Background and Objective: For most surgical procedures, postoperative scars are inevitable. Scars that heal with poor cosmetic appearance or physical symptoms such as pain, pruritis, or tethering can have a negative impact on a patient’s quality of life. This review aims to identify current techniques for prevention of unfavorable scar formation and treatment of unfavorable scars.
Methods: A narrative review of the literature was conducted using our institution’s Primo search engine to search online databases including PubMed and EBSCO, among others. Included references were selected by the first author based on relevance to the subject matter and availability in English.
Key Content and Findings: Wound healing occurs as a series of complex phases: hemostasis, inflammation, proliferation, and remodeling. Deviation from the normal progression through these phases can contribute to unfavorable scar formation. Intraoperatively, meticulous tissue handling as well as suture selection can help decrease the likelihood of unfavorable scar formation. Topical silicone and pressure dressings can be used to prevent unfavorable scars as well as to treat unfavorable scars in their early stages. Laser resurfacing, dermabrasion, and intralesional corticosteroid injections can improve unfavorable scars weeks to months after they occur. Finally, surgical excision and revision is an option for unfavorable scars that do not improve with more conservative therapies.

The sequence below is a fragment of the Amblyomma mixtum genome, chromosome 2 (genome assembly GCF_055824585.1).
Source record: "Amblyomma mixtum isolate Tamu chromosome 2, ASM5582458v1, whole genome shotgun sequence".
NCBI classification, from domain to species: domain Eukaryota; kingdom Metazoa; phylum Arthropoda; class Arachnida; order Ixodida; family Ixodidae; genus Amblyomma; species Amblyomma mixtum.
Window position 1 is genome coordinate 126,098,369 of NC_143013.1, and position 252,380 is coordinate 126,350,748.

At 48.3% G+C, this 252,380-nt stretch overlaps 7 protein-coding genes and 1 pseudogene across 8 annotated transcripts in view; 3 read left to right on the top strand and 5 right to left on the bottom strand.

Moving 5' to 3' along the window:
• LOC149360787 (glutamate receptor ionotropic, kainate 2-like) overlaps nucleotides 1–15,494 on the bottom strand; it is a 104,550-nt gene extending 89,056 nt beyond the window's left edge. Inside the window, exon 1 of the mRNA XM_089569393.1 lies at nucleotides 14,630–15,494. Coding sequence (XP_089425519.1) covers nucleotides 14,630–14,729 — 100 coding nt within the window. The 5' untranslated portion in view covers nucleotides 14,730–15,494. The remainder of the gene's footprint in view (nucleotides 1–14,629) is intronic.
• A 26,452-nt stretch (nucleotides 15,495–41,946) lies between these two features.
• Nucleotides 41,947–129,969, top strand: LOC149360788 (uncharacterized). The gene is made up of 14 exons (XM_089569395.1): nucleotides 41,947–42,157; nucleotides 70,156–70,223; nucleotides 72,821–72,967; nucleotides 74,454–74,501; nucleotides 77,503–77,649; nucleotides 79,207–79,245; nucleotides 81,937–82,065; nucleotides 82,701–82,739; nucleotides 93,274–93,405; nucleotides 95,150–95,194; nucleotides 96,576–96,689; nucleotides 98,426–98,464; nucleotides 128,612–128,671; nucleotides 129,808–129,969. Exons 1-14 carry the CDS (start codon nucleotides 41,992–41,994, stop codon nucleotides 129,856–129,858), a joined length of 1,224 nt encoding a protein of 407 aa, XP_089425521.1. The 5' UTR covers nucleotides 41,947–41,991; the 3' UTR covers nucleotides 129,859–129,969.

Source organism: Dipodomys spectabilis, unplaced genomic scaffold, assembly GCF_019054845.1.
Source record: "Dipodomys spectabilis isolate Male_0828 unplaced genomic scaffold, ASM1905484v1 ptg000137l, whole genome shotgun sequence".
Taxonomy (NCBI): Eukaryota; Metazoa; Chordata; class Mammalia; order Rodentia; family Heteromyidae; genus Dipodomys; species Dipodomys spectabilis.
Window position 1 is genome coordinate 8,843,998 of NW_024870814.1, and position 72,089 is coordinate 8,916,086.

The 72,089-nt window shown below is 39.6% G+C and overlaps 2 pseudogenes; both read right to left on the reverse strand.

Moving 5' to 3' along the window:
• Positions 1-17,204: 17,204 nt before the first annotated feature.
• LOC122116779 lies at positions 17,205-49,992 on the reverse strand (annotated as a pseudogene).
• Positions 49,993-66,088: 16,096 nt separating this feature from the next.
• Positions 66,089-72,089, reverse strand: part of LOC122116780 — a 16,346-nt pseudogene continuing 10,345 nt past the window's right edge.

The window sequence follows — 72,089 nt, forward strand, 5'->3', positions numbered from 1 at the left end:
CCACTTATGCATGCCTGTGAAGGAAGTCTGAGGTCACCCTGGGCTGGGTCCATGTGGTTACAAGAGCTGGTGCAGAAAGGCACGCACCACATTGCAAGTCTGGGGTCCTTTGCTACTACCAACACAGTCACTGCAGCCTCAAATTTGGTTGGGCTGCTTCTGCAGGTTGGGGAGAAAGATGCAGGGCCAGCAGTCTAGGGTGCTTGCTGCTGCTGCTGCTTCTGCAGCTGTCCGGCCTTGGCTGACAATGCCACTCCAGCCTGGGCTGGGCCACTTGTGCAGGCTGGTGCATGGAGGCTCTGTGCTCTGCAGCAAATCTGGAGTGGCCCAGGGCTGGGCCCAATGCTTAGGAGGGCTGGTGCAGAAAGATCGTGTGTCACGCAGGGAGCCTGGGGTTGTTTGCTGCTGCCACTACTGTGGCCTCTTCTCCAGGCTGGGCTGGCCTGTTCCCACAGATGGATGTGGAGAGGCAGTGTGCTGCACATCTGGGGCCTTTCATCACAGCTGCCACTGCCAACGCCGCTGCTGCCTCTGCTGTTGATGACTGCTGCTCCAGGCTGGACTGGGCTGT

Conclusions: There are preventative measures to consider in the intraoperative and early postoperative period to help prevent the formation of unfavorable scars. Despite these efforts, unfavorable scars can still form in some patients. Understanding normal wound healing and scar formation, factors that contribute to unfavorable scar formation, and the options to revise and improve unfavorable scars can help improve patient outcomes.
Landers, Kathryn; Hwang, Michelle; and Cottrill, Elizabeth, "A Narrative Review of Scars After Surgery: What to Expect" (2023). Department of Otolaryngology - Head and Neck Surgery Faculty Papers. Paper 71.
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